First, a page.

Chapter 6 Lecture Problems

6.4 Quantifying Heat and Work

1. How much energy is required to heat 250 mL of water from 15 C to 90 C to make a cup of hot chocolate given that the specific heat capacity of water is 4.184 J g-1 K-1

2. Use the same amount of energy that was required to heat the water to heat 250 g of Gold (0.128 J g-1 K-1). What is the final temperature?
3. Heat 50 g piece of copper to 500 C. Then Place in 1 liter of water at 20 C. What is the final Temperature? You can solve this problem algebraically or using successive approximations.
4. Solutions

6.5 Measuring E for Chemical Reactions: Constant-Volume Calorimetry

1. Burning methane to find heat the capacity of a calorimeter. Burning a 15.00 g sample of methane, CH4, in a bomb calorimeter increases the temperature in the calorimeter by 2.190 oC. The heat of combustion of methane is 890.3 kJ mol-1. (Question from Kask, U.; Rawn, D. General Chemistry (W.C. Brown, Dubuque, IA, 1993)
1. Calculate the heat capacity of the calorimeter in kJ oC-1.
1. 15.00 g methane = 0.937 moles
2. [delta] Hcombustion = 890.3 kJ/mol
3. [delta] H = 834.6 kJ
4. [delta] T = 2.190 C
5. heat capacity = 381.1 kJ/oC
2. A 0.1258 g sample of butane is burned in the same calorimeter. The heat of combustion for butane is 2877 kJ/mol. The initial temperature of the calorimeter is 17.57 oC. Calculate the final temperature for the calorimeter.

6.7 Constant-Pressure Calorimetry: Measuring Hrxn

1. Dissolving salt in water. Dissolving 75.0 g of ammonium nitrate in 250 g of water at 25.72 oC decreases the temperature to 6.89 oC in a calorimeter. Calculate delta H for the reaction. (Question from Olmsted and Williams Chemistry, 3rd ed (Wilen and SOns, New York)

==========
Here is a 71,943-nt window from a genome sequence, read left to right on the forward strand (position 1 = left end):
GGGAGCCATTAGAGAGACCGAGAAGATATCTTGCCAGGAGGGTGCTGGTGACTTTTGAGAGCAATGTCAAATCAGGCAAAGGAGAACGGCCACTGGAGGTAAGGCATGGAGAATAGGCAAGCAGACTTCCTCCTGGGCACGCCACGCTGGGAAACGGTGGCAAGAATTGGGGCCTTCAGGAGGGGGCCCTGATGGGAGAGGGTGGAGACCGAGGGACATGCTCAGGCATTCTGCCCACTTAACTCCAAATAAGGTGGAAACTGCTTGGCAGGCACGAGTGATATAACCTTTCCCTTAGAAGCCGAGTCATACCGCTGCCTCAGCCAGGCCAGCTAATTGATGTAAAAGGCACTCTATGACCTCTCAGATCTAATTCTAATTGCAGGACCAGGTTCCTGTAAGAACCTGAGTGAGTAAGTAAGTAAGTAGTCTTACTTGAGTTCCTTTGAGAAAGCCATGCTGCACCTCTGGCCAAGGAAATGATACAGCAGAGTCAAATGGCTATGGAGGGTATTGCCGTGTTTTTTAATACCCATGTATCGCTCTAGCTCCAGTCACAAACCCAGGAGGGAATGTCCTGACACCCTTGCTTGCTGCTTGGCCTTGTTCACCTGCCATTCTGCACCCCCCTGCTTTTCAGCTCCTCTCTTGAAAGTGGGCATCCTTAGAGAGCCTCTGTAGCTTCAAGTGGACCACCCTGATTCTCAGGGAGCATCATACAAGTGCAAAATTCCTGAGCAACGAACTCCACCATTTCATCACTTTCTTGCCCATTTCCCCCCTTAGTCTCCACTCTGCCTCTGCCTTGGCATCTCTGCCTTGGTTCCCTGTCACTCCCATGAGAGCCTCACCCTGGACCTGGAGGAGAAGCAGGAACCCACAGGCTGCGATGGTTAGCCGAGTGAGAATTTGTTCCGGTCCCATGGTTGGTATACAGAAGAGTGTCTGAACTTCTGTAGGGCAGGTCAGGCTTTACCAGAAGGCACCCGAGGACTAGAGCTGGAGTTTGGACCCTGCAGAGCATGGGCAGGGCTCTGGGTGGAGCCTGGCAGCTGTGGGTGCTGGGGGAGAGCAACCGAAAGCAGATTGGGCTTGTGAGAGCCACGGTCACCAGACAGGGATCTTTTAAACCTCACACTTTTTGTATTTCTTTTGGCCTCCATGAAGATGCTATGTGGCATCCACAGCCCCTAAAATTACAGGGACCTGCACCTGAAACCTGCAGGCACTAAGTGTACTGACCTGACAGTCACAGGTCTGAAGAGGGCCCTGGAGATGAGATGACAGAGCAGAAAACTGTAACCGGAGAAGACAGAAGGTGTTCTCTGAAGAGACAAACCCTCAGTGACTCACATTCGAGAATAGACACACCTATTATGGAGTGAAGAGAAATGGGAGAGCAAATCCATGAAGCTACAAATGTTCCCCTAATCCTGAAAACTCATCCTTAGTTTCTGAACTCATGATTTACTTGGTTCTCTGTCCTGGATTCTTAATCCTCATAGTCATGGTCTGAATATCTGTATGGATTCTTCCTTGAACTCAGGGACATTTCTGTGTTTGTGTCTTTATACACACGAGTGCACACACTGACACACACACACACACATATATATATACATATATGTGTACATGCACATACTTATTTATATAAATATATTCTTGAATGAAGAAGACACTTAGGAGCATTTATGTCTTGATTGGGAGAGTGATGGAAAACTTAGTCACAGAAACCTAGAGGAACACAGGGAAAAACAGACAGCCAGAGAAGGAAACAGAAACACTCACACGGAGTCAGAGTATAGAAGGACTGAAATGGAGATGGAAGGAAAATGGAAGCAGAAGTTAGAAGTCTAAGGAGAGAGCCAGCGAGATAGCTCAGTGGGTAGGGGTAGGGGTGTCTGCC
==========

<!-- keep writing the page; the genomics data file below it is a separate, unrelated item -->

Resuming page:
1. Is the process exothermic or endothermic? Endothermic, temperature decreased.
2. Assuming that no heat is gained or lost by the calorimeter walls, calculate the heat of solution of the salt in joules per mole of the salt.
1. [delta] T = -18.83 oC
2. Mass = 325 g
3. Assume the specific heat for the solution is the same as water
4. Erxn = (4.2 J g-1 C-1) * (18.83 oC) * (325 g)
5. E = 25703 J
6. 75 g salt, 80.04 g/mole, 0.937 moles, 27 kJ/mole

6.8 Relationships involving Hrxn

1. Use energy level diagram to calcuate /\H for the following reaction:
C (s) + 2 H2 -> CH4
2. Data:
 Reaction [delta] Hrxn (kJ) C (s) + O2 (g) -> CO2 (g) -393.51 H2 (g) + 1/2O2 (g) -> H2O (l) -285.83 CH4 (g) + 2 O2 (g) -> CO2 (g) + 2 H2O (l) -890.37

Calculations:
 Multiplier Reactants Products /\H (kJ) 1 C + O2 CO2 -393.51 2 2 H2 + O2 2 H2O -571.66 -1 CO2 (g) + 2 H2O (l) CH4 (g) + 2 O2 (g) 890.37 Overall C (s) + O2 (g) CO2 (g) -74.8

6.9 Enthalpies of Reaction from Standard Heats of Formation

• [delta] H for production of 500 g CCl4 based upon [delta] Hf and the reaction:
CH4(g) + 4 Cl2 (g) -> CCl4 (l) + 4 HCl (g)

Data:
 Compound [delta] Hof (kJ) CH4 (g) -74.8 Cl2 (g) 0 CCl4 (l) -135.4 HCl (g) -92.3

Calculations:
 Multiplier Compound [delta] H (kJ) -1 CH4 (g) 74.8 -4 Cl2 (g) 0 1 CCl4 (l) -135.4 4 HCl (g) -369.2 Overall -429.8

• Calculate [delta] Hrxn for the production of hydrazine rocked fuel and the amount of energy required to produce 1.00 kg of hydrazine formed from the reaction: (Ebbing page 252)
N2 (g) + 2H2 (g) -> N2H4 (l)

 Reaction [delta] H (kJ) N2H4 (l) + O2 (g) -> N2 (g) + 2 H2O (l) -622.2 H2 (g) + 1/2O2 -> H2O (l) -285.8

• Calculate [delta] Hrxn for the combustion of gasoline and determine how much energy is released by burning 1 gallon of gasoline? (Density 0.7025 g/cm3)
2 C8H18 + 25 O2 -> 16 CO2 + 18 H2O
• Calculate how much energy is required to produce 150 g of glucose ([delta]Hf = -1274 kJ mole-1, Aitkins) from CO2 and H2O
6 CO2 (g) + 6 H2O (l) -> C6H12O6 (s) + 6 O2 (g)

• The Ostwand process for nitric acid involves the following steps:
4 NH3 (g) + 5 O2 (g) -> 4 NO (g) + 6 H2O (g)
2 NO (g) + O2 (g) -> 2 NO2 (g)
3 NO2 (g) + H2O (l) -> 2 HNO3 (aq) + NO (g)
1. Find [delta] H for each reaction.
2. Balance total reaction and find [delta] H.
3. How much energy is required to produce 1000 kg of nitric acid?
solutions